Helicopter Hkp1 – The real ”banana”
A new way to fly
At the end of the Second World War (1939-1945) several manufacturers had started to work seriously on the development of helicopters. One of these was the Piasecki company that in 1949 showed off its H-21 ”Workhorse” to the US Air Force. This was a twin-rotor helicopter, a concept that the company had been working on since 1944. The peculiar appearance of these helicopters led to them being popularly called ”Flying Bananas”.
The H-21 was brought out as a rescue helicopter suitable for arctic climates, and this probably influenced how it operated in various areas of the world. It first flew in April 1952 and the first orders rapidly followed.
Piasecki’s design with two rotors turned out to exhibit several advantages, probably the greatest being the ability to lift heavy loads or carry many people. In 1956 the company changed its name to the Vertol Corporation. Vertol is a contraction of the terms Vertical Take off and Landing, which fits a helicopter company admirably. Boeing bought up the company in 1960, which resulted in the Boeing Vertol name, and the H-21’s new name became the Vertol 44.
A preserved U.S. Air Force H-21. Photo by Peter Langsdale.
The helicopter goes to war
Helicopters proved their worth during the Korean War from 1950 to 1953, mainly in the fields of transportation, rescue and carrying wounded. However the H-21 received its baptism by fire in 1956 as a result of the war in Algeria, where French troops used these helicopters in large numbers, not just for transport but also in battle. The H-21 was however considered by the French to be rather clumsy and vulnerable in its role as an attack helicopter, being better suited as a troop transport, protected by smaller helicopters which could carry out an initial attack before H-21s could land and disembark soldiers.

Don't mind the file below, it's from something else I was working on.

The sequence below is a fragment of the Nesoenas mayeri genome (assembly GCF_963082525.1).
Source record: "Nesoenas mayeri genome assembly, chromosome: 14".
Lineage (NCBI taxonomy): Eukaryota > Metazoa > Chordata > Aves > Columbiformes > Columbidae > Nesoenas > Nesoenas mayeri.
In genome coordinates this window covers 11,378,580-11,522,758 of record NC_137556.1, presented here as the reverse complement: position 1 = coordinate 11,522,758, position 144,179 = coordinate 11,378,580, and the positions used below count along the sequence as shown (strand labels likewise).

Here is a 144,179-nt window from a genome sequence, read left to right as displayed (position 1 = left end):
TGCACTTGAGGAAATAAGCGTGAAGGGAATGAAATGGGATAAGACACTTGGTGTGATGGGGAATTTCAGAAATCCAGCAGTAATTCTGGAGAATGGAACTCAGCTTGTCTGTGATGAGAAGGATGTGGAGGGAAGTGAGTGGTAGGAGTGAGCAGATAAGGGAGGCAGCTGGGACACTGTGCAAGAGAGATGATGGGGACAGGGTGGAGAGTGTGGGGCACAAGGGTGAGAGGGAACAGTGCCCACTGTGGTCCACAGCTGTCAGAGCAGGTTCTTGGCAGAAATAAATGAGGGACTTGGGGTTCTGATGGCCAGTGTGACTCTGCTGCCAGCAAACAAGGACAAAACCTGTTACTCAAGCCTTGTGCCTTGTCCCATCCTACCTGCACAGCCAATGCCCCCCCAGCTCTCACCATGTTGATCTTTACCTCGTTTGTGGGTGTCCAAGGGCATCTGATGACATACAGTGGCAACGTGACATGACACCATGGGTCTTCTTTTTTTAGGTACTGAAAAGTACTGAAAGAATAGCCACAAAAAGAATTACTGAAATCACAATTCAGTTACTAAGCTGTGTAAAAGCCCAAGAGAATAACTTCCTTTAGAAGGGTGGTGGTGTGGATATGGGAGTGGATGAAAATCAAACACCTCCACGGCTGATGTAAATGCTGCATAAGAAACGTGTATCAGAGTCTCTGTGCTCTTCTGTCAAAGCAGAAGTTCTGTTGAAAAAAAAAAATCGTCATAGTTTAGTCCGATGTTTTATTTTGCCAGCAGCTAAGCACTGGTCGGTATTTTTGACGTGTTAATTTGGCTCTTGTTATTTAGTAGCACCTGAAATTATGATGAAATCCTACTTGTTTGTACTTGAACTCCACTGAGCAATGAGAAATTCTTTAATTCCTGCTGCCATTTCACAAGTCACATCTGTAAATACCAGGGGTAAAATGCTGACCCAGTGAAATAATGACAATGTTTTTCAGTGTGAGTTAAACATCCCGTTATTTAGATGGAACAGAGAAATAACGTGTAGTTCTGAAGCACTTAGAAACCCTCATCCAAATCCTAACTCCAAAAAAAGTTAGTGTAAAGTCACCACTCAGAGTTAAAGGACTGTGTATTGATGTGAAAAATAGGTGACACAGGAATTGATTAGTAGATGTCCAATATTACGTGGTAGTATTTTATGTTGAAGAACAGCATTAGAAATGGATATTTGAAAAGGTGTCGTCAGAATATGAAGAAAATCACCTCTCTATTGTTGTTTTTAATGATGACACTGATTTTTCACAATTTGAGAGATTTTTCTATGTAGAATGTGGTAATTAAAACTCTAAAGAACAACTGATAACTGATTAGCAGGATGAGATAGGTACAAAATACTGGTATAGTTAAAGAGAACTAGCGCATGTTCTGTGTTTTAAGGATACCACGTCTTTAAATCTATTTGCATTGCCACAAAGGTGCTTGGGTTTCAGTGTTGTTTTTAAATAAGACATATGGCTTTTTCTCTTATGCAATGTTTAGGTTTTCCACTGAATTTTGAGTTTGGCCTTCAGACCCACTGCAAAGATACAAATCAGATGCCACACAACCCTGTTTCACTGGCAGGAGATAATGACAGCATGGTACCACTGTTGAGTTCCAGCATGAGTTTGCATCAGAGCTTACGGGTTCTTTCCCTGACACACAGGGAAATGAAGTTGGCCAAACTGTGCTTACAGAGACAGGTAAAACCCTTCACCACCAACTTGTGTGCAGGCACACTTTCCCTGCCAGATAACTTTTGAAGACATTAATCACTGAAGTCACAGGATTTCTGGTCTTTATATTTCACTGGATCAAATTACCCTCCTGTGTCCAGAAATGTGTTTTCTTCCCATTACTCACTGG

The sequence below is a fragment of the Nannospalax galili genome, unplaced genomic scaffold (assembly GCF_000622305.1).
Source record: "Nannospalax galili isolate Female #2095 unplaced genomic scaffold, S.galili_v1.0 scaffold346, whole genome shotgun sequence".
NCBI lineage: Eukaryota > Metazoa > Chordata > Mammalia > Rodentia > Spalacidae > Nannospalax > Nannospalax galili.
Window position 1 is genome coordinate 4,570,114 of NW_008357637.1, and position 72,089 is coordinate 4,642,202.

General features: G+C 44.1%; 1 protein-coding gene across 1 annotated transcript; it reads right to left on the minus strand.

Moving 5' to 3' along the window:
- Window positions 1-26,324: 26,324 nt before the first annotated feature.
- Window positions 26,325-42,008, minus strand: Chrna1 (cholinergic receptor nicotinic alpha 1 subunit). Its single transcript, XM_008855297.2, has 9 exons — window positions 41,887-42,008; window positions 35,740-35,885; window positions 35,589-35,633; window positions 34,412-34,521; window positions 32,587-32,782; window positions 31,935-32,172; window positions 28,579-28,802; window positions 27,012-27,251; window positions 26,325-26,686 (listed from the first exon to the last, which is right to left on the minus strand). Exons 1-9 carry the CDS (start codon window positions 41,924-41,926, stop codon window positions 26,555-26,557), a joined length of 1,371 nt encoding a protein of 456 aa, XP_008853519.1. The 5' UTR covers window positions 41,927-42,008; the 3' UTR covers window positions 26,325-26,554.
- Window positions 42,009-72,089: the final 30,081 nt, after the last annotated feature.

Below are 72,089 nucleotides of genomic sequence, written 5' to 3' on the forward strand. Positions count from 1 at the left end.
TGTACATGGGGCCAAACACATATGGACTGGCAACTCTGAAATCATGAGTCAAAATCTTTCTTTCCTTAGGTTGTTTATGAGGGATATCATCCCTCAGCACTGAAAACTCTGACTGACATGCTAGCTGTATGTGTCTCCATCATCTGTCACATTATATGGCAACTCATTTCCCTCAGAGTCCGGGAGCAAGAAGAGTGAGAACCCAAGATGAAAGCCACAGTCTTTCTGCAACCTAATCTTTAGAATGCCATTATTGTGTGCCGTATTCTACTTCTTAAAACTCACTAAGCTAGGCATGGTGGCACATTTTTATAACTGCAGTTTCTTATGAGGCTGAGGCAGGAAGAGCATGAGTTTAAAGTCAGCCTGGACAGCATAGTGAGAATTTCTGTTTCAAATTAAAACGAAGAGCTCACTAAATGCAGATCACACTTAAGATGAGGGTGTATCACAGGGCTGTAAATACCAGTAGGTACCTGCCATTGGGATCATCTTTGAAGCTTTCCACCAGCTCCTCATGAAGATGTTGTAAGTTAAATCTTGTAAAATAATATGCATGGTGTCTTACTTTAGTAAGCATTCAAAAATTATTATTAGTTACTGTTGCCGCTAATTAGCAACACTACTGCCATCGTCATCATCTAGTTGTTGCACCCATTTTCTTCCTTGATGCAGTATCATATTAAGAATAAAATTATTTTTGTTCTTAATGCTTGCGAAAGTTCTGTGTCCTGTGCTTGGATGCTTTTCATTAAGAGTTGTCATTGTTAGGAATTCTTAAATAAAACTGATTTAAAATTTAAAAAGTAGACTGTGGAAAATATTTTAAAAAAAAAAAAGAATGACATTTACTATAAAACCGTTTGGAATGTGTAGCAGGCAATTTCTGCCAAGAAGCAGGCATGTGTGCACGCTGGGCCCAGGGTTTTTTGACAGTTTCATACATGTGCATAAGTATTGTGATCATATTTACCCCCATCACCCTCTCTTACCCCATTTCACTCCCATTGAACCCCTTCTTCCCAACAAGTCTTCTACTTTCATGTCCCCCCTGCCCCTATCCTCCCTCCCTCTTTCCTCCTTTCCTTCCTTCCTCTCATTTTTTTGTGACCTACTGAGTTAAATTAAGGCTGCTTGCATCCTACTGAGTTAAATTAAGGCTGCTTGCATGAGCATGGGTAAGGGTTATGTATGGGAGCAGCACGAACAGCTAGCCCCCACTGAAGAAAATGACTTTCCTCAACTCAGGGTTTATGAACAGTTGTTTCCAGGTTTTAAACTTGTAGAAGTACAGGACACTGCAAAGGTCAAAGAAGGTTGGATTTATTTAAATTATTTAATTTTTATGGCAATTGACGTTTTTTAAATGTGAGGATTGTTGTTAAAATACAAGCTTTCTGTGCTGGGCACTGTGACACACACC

When the Vietnam War broke out the H-21 was also present, and demonstrated that it was not well suited to operation in tropical conditions, due to its having been developed for the cold arctic. In addition, it was relatively slow and both the crew and controls were very vulnerable to fire from ordinary hand-held weapons. Some of the American Army’s first casualties in what would become known as the Vietnam War occurred when an H-21 was shot down in July 1962. By 1965 all the CH-21 helicopters had been withdrawn from active service in Vietnam.
The H-21, or as it was called after its manufacturer had changed its name, the Vertol 44, would fly in many places and many different countries. Its heavy-lift capability and large transport capacity made it popular enough for over 700 to be built. Boeing Vertol therefore continued to develop new helicopters based on the twin tandem rotor design. The first was the CH46 Sea Knight (known in Sweden as the HKP 4) followed by the powerful CH47 Chinook that is still in production and has outlived many proposed replacements,
Both of these helicopters still clearly show traces of their origins with their predecessor and sometimes are also called ”banana helicopters”. Nevertheless, there is only one real ”Flying Banana”!